We have a big birthday coming up. Not so much huge step up the hill, but it’s markedly different than H’s last birthday, as now he has a sister who possesses an awareness of toys and receiving gifts. Last year she was barely crawling. Yikes! How a year goes so quickly…
So between the birthday and Christmas coming about, it made me do some thinking about how we approach ownership in our home. Up to this point, neither kids really “possess” anything of their own. H regularly rides M’s pink and purple tricycle (much to his father’s chagrin), since she can’t yet and she is clueless about it. All toys remain in their respective homes – the first to begin play gets the first round. If both show interest and a fight erupts, the second on the scene must wait their turn and find a different toy in the meantime. Honestly, even food and drink are experienced in this fashion. Milk cups and ham slices are to be passed around. (However, don’t think me more thoughtful than you ought; this approach was conceived mostly out of laziness.)
But soon and very soon H will unwrap a series of gifts to be “his.” I’m not sure what to think about this. I’m kinda digging our communal living approach. I’ll go so far as to say it’s biblical. In actuality, we own nothing – it’s been given to us as a blessing to steward and care for, and can be taken away just as easily. Now now, I hear you say in your head, “what I purchase with the money I earned is mine.” And while I’ll grant a little latitude, I’ll simply ask the source of your gifts and abilities that make work possible. What if you were gored by an ox or fell in a deep fryer and the brain, arms, legs or mouth that you use to make a living is no longer at your disposal? I say, my friends, even the ability to work hard for a paycheck is a gift not to be overlooked.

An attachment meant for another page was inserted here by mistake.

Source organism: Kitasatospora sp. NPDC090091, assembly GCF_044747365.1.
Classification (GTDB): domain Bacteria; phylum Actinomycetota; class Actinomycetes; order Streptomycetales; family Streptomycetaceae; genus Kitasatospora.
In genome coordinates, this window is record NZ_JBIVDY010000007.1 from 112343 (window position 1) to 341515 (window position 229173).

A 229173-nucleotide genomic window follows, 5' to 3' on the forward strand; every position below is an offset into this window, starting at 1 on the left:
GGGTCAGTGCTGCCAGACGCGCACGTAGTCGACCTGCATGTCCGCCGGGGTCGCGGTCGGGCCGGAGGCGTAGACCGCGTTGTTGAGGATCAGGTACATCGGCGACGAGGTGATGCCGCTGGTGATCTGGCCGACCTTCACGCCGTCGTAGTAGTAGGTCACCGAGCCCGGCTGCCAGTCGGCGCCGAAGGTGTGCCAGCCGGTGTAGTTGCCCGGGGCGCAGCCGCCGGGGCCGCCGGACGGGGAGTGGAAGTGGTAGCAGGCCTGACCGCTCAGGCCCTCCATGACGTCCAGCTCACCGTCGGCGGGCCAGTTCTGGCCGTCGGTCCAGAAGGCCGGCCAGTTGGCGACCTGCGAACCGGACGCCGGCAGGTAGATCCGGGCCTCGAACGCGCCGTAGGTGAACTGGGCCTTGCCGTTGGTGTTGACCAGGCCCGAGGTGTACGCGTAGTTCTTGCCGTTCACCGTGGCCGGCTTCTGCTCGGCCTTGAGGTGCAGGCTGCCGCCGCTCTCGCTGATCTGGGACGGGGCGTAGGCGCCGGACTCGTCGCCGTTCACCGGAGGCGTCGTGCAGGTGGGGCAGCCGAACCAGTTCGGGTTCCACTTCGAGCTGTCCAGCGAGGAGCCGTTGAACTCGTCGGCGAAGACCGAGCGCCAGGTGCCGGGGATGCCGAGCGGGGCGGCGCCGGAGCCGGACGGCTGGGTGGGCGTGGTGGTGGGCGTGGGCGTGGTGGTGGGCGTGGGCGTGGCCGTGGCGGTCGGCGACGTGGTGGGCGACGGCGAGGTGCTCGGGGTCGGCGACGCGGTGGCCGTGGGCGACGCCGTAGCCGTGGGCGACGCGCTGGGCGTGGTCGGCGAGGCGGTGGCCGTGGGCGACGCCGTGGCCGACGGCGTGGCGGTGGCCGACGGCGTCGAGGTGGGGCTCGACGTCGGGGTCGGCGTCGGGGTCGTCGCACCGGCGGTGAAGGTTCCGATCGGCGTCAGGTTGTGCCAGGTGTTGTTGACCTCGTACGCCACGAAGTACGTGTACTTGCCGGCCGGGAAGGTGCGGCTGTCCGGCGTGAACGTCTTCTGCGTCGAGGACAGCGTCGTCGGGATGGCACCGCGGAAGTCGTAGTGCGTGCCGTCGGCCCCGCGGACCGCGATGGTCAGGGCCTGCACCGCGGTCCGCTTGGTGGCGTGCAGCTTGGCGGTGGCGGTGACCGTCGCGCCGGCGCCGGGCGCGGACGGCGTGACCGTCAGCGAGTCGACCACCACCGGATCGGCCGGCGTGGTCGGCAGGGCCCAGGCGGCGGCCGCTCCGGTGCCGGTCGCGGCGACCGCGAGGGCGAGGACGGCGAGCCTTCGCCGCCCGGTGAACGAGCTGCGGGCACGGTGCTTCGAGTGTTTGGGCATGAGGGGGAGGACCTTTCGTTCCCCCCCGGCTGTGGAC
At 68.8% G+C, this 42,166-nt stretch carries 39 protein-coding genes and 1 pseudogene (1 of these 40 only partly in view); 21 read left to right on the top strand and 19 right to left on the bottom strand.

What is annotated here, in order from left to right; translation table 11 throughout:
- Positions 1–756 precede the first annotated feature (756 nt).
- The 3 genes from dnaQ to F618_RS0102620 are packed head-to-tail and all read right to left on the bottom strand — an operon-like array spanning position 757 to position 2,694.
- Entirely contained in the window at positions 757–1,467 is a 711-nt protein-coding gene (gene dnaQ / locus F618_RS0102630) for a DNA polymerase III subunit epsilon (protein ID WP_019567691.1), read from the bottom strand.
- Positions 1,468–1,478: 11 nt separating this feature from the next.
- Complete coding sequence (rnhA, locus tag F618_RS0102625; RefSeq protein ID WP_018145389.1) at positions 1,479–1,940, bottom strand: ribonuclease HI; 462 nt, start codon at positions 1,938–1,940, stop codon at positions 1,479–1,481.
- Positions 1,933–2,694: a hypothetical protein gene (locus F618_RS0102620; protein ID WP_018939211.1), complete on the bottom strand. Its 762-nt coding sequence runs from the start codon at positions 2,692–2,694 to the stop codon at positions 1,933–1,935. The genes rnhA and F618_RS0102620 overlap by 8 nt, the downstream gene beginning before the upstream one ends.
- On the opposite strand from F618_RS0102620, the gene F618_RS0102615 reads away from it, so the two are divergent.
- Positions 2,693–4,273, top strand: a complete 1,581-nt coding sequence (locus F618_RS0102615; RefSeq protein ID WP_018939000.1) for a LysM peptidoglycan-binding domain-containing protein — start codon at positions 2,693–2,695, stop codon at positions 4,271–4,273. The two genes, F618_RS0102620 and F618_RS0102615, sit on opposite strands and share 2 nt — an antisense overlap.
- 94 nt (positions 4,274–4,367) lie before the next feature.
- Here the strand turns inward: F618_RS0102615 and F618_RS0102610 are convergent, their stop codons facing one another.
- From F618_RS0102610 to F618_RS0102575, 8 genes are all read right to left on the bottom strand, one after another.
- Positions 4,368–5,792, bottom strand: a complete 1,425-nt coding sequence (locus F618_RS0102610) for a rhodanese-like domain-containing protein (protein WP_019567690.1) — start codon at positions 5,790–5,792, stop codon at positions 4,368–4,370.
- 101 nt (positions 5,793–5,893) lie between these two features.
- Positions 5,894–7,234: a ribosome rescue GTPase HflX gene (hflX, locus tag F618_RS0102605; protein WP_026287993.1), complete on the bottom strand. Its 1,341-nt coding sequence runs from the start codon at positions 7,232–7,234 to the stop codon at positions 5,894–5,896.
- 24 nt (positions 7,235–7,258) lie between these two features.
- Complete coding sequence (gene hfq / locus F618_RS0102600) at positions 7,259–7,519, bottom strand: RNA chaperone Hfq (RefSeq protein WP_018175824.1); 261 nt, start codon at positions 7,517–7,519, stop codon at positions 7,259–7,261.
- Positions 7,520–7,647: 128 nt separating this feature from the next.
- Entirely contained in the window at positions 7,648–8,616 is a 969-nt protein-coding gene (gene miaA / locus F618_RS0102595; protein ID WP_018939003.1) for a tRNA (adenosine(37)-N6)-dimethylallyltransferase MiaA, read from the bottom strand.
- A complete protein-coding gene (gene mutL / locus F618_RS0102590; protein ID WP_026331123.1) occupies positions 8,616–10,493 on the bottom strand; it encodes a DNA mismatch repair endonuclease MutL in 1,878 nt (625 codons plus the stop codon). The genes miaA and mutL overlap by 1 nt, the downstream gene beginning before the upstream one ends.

So I like that currently my children own nothing. In the house which they live there are boxes and shelves of toys which they are welcome to play with, but they must take care of them and return them to their rightful places at the end of the day. And these same toys will be played with by siblings alike. I’m hoping this approach places the idea of stewardship into more than just what numbers we put in a plate on Sunday.
However. I have doubt. Oh, yes, there’s always doubt in this little brain, and this time I’m going to share it aloud. Will an ownership-free childhood deprive them of what it means to give? How does the concept of having something and choosing to give it away fit into the idea that it wasn’t theirs to begin with? Is it strengthened or weakened? And will they value something less if it’s not “theirs”? Will they take advantage of and be careless with the things that they feel no direct ownership of?
And hear me clearly: we have too many grandparents in the mix for me to feel as if we’ll escape 18 years without hearing “It’s my _____!” Birthdays and Christmases are fast approaching where each will unwrap his/her own and then suddenly feel as if said toy needs to be protected from siblings. (Which, I’m sure, will lead to comparison, and we’re sure to hear “it’s not fair! I want one of those”).
But surely there has to be a way. There has to be. I know I’m not to the first to wrestle with this. I don’t want to mindlessly accept the current models of consumerism and materialism. However, as others (and we as parents) choose to bless my children, I want them to experience it to the nth degree. As someone who loves to give good gifts, I don’t want to deprive anyone of that right. It’s a good and joyful thing to have excited gift givers in your life. And I want them to experience those who are giving so that they see it modeled and become generous people. Getting rid of giving gifts is not a solution or a goal.
A healthy understanding of ownership, or stewardship, is the aim. But, as in so many things: what does that look like? Especially on Christmas morning.